Posted by: Beth | Dec 29, 2016 6:11:01 PM
I’m having a hard time reconciling this ruling with Judge Welch’s ruling for post conviction relief and vacating Adnan’s conviction based on the cell phone evidence but not also for the Strickland prejudice prong for Asia’s alibi testimony. Specifically, Judge Welch states, "there still is compelling evidence against Petitioner." However, his own ruling on the Asia alibi says that “the failure to investigate McClain’s alibi did not prejudice the defense because the crux of the State’s case did not rest on the time of the murder.” That sure sounds like Judge Welch concluded in his original ruling that Jay’s testimony absent the “corroborating” cell phone evidence was not “compelling evidence against Petitioner”. How can he conclude now that there remains such compelling evidence under the first of nine criteria? He makes no finding of what such compelling evidence is; at best he references the claims of the State (for items that, other than Jays claim’s, aren’t relevant evidence of Adnan actually killing Hae, even if you grant the State the most generous interpretation of such so-called evidence). Seems to me Judge Welch basically ignored his obligation to review “the nature of the evidence against the defendant” in a manner consistent with his own ruling for post conviction relief.
Posted by: FormerAgent | Dec 29, 2016 6:11:58 PM
Richard Garrett: Yes, that bail amount, plus the options of house arrest and/or electronic monitoring would reduce the flight risk. That’s part of why I think a judge would grant Adnan release in the event that COSA denies the State leave to appeal or there’s a final adjudication upholding Judge Welch’s order granting a new trial.
Steven Petrucelli: Yes, and I think Judge Welch did so under factor three: "The circuit court finds that Petitioner has strong family ties, and his length of residence in the community and this State is consistent with his tender years at the time of his arrest and conviction."
Beth and FormerAgent: I think it’s important to note that Judge Welch is saying that the evidence is “compelling” in the context of a bail/release ruling. That’s very different from saying that the evidence would be “compelling” at a criminal or even a civil trial. Judge Welch noted that (1) “the State presented a relatively weak theory as to the time of the murder because the State relied upon inconsistent facts to support its theory;” and (2) the State’s overall case against Adnan was weak enough that mere cross-examination of Waranowitz with the AT&T disclaimer would have been enough to create a reasonable probability of a different outcome at trial. So, Judge Welch saying that the evidence is “compelling” in this context means little more than that it passes the laugh test.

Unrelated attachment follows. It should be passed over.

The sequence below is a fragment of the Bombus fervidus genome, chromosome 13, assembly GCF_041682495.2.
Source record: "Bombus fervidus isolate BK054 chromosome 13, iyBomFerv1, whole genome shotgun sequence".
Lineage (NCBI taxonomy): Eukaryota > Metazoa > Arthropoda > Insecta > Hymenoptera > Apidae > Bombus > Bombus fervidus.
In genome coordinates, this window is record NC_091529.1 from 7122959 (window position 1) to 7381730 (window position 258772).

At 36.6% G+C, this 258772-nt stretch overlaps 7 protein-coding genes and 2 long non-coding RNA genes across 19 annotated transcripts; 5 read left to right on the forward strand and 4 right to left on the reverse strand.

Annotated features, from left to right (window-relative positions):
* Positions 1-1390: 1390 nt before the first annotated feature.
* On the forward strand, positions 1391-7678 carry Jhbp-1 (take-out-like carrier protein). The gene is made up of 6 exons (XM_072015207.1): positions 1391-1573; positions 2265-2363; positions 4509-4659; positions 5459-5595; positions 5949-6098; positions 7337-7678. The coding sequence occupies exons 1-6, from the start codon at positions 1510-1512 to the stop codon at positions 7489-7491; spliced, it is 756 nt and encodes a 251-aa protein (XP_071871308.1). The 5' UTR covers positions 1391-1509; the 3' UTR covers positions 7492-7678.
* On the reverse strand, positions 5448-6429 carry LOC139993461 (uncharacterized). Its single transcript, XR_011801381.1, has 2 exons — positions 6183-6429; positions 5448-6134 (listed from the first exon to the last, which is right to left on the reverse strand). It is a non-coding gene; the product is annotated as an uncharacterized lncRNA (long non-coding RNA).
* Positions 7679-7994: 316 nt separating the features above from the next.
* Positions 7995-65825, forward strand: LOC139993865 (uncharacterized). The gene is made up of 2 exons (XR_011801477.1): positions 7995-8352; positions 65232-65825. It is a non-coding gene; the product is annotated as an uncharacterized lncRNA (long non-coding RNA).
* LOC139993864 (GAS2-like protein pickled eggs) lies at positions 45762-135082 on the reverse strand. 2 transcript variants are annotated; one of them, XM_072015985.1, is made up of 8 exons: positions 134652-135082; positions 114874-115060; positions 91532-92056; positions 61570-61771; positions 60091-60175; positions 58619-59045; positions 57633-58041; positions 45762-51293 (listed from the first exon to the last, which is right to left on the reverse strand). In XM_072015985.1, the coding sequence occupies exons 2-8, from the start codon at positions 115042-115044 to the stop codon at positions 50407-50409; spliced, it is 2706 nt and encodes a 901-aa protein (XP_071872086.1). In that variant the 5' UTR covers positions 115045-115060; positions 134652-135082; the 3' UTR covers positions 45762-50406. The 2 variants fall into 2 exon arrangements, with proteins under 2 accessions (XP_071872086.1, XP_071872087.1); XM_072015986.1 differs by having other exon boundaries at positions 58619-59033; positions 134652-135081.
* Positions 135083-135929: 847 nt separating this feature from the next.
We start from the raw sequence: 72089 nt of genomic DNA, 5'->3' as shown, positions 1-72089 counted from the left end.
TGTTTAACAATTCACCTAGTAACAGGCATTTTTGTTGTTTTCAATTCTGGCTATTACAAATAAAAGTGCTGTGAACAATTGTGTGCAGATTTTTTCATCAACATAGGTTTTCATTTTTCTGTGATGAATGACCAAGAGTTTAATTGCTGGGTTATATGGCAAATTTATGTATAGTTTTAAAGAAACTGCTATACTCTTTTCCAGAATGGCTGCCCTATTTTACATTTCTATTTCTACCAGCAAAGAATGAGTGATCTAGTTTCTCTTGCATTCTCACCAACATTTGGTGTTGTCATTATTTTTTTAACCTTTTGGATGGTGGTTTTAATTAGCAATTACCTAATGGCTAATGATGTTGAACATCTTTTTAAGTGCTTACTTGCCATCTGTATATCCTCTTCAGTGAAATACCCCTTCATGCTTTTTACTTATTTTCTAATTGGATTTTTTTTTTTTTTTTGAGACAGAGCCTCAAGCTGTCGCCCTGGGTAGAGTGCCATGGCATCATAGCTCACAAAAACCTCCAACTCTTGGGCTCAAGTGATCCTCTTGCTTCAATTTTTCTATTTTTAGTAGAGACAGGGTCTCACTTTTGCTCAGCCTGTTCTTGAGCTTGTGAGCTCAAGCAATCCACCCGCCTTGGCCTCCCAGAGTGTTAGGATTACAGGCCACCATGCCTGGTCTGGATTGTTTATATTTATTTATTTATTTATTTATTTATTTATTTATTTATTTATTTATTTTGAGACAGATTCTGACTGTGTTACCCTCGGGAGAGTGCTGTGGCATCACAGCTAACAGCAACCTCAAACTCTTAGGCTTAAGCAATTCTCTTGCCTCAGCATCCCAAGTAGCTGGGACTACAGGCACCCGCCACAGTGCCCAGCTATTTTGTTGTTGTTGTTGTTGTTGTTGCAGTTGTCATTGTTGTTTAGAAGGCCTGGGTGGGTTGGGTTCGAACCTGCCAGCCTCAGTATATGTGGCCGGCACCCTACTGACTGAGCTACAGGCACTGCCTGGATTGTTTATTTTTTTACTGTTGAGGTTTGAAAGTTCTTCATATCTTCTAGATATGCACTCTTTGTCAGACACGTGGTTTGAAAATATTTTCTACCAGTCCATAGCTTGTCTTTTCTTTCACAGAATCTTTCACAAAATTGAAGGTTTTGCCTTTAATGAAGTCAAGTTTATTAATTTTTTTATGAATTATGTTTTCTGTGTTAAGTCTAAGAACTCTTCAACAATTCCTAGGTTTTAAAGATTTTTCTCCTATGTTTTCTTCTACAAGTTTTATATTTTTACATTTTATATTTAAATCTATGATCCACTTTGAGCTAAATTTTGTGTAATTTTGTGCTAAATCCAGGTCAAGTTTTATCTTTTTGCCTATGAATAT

Posted by: Colin Miller | Dec 29, 2016 6:31:39 PM
In the event of a new trail actually taking place, what are the chances of Jay Wilds testifying this time around? What methods would be available to the State of Maryland to compel him to return from California to Baltimore to be its key witness? Can he refuse? If this occurs, how would it affect the time-frame of the trial? On what grounds? Would he have an attorney of his own this time around? Are there any remaining elements in his plea bargain that require him to testify this many years later? Without Jay Wilds, what would the State's case even look like?
Posted by: Vanishing Point | Dec 29, 2016 8:31:11 PM
Thank you so much Colin. I was wracking my brains trying to understand this decision. Brain relieved, heart -- not so much...
Posted by: Sophie Spencer | Dec 30, 2016 12:50:52 PM
Vanishing -- zero chance of there ever being a new trial. From the State's point of view, the issue is that Susan figured out the tapping in Jay's taped interviews. This would obviously destroy the State on cross. So they can't put him on the stand. That means they have no case.
Posted by: SomeGuy | Dec 30, 2016 2:54:39 PM
I agree with Colin. Welch's ruling is defensible if not a tad bit wimpy.
When he says there is still compelling evidence, he's almost certainly referring to the fact that there's an eyewitness whom the defendant agrees he was with that day testifying against him.
But that's about all that I'm willing to concede, and that's putting the entire thing it's the most generous framework possible.
Colin -- Could Adnan now apply to the court of special appeals for bail?
Posted by: Paul | Dec 31, 2016 1:57:53 PM
Colin, what do you make of Judge Welch's conclusion that Adnan's petition for bail should be considered in light of post-conviction status as opposed to pre-conviction?
Posted by: Ethan | Jan 8, 2017 10:53:29 PM
> The State filed its Application for Leave to Appeal on August 1st. It is now December 29th, almost four months later.
Four months after 1st August is 1st December. It's now almost five minutes later.
Posted by: Natan | Dec 29, 2016 1:50:25 PM